Meet the Therapist: Neresia Osbourne
What attracted you to become a therapist?
My experiences have spanned different fields, including psychology, medicine and law. I have been exposed to different theories and perspectives on thought and behaviour. I have been able to work through, explore and support change for both colleagues’ clients and service users.
These experiences encouraged my ambition to work within the psychological and therapeutic field.
Where did you train?
I completed my degree in Counselling Psychology at the University of Roehampton, a PgDip Integrative Counselling and Coaching at University of East London and I have a Life Coach Certificate in Special Needs Parenting Consultant.
I will shortly be starting PsychD Counselling Psychology and Therapy. I worked in counselling organisations as part of my training and initially worked with mothers who had experienced traumatic childbirth, or have special needs babies and children.
Can you tell us about the type of therapy you practise?
I practice from an integrative approach. My practice approach affirms the inherent value of each individual. I believe no two people are the same.
I consider the client and their circumstances, and use elements of different approaches to help them explore and cope with their challenges. My approach is individualised and holistic, and combines ideas and techniques from different therapeutic schools of thought.
Clients choosing this approach can expect evidence-based treatments. I collaborate and work with clients to understand their personality traits, preferences, needs, spiritual beliefs, openness, and motivation level.
I can also integrate coaching into my therapeutic practice. With this I am able to support further through daily challenges and life transitions where meaningful, applicable goals are created and supported through my work.
How does integrative therapy help with symptoms of depression and anxiety?
My integrative approach when working with depression and anxiety considers the lived experience of each individual client. It is culturally informed and empathetically developed. It therefore offers a systemic context to my client’s experiences.
The client is supported to explore in safety, to bring their whole self to therapy and they are affirmed. We explore their values, beliefs and expectations, identifying their emotions and their relationship with themselves in being in the world.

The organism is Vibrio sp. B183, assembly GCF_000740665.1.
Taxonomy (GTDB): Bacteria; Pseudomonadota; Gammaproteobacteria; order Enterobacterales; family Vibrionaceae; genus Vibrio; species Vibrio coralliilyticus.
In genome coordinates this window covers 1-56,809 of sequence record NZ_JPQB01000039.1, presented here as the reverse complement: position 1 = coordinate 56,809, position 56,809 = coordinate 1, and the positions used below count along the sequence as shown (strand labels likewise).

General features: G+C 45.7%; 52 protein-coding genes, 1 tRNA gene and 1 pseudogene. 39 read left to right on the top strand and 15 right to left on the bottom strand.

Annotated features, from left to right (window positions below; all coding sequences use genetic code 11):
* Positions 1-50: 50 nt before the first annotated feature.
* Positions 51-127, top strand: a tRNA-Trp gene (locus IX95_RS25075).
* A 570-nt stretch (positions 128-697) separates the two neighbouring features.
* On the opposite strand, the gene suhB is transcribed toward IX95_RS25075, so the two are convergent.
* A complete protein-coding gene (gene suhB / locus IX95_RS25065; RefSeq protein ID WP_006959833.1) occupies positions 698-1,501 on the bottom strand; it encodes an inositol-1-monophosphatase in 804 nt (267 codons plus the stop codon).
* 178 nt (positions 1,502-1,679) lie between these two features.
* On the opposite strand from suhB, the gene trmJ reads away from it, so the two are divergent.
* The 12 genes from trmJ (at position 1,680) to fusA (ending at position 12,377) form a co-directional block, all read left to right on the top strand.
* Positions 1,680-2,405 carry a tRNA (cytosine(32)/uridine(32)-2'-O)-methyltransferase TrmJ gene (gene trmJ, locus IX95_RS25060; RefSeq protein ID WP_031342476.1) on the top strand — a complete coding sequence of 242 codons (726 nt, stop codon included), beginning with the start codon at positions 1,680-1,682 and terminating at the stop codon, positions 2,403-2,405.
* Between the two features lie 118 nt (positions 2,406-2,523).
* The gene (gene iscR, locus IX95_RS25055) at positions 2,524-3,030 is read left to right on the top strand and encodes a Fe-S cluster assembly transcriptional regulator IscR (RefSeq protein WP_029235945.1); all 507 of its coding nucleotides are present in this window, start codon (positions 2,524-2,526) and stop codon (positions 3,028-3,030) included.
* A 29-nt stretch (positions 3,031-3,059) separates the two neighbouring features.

For example, a client who has experienced traumatic childbirth may disconnected from themselves and their body, and they may have difficulty bonding with the child/children. They often experience depression and anxiety as a result of cultural, racial, or historical, legal, and medical prejudices.
My work seeks not to pathologise a client’s experiences, but to create and find meaning in their existence and act as a witness on their journey to healing and recovery.
What sort of people do you usually see?
I see individuals experiencing challenges including depression anxiety, panic, loss, and grief, trauma and transitions.
I specialise with women/carers who are BAPOC and BIPOC, mothers aged twenty-one plus. The common areas explored are emotions feelings, moods, family, relations, meaning, pre- and post-natal trauma, racialised trauma, womanhood, motherhood, multiple birth parenting, disability and complex needs, the body, and marginalisation.
Have you noticed any recent mental health trends or wider changes in attitude?
The importance of maternal mental health and specifically Black maternal mental health. This is being understood as a crisis and it is being accepted that it is a human rights issue rooted in hostility towards motherhood in general, and the addition of systemic racism.
What do you like about being a therapist?
Being able to develop authentic and transparent relationships. Collaborating with clients to identify and work on that which has the most meaning to their existence. Creating more space and opportunities for clients to be themselves, heal and live in their truth.
What is less pleasant?
Accepting that there will always be parts of the client’s experiences and therefore perspectives that may not be easy to change. The traumas that come through these experiences and specifically the ones that can only be managed.
How long have you been with Welldoing and what you think of us?
I joined Welldoing three months ago, I found it to be a very transparent site with easy to use and accessible features. I also like that it gives opportunities such as Meet the Therapist interviews for clients to see how we work.
What you do for your own mental health?
I go into nature, walking, aqua therapy, yoga, Pilates, reading books, socialising with friends, and eating out.
You are a therapist in Croydon. What can you tell us about seeing clients in this area?
I am a therapist in Croydon, Purley Way, providing both online and face-to-face therapy sessions. This gives flexibility and accessibility in terms of clients using my service.
What is your consultation room like?
My consultation room is modern bright and comfortable.
What do you wish people knew about therapy?
That therapy is the relationship: the collaboration between therapist and client encompasses many different areas and therefore takes time.
What did you learn about yourself in therapy?
A lot – and I am still learning! I learnt to own my own voice to hold my space without apology and to embrace my authenticity.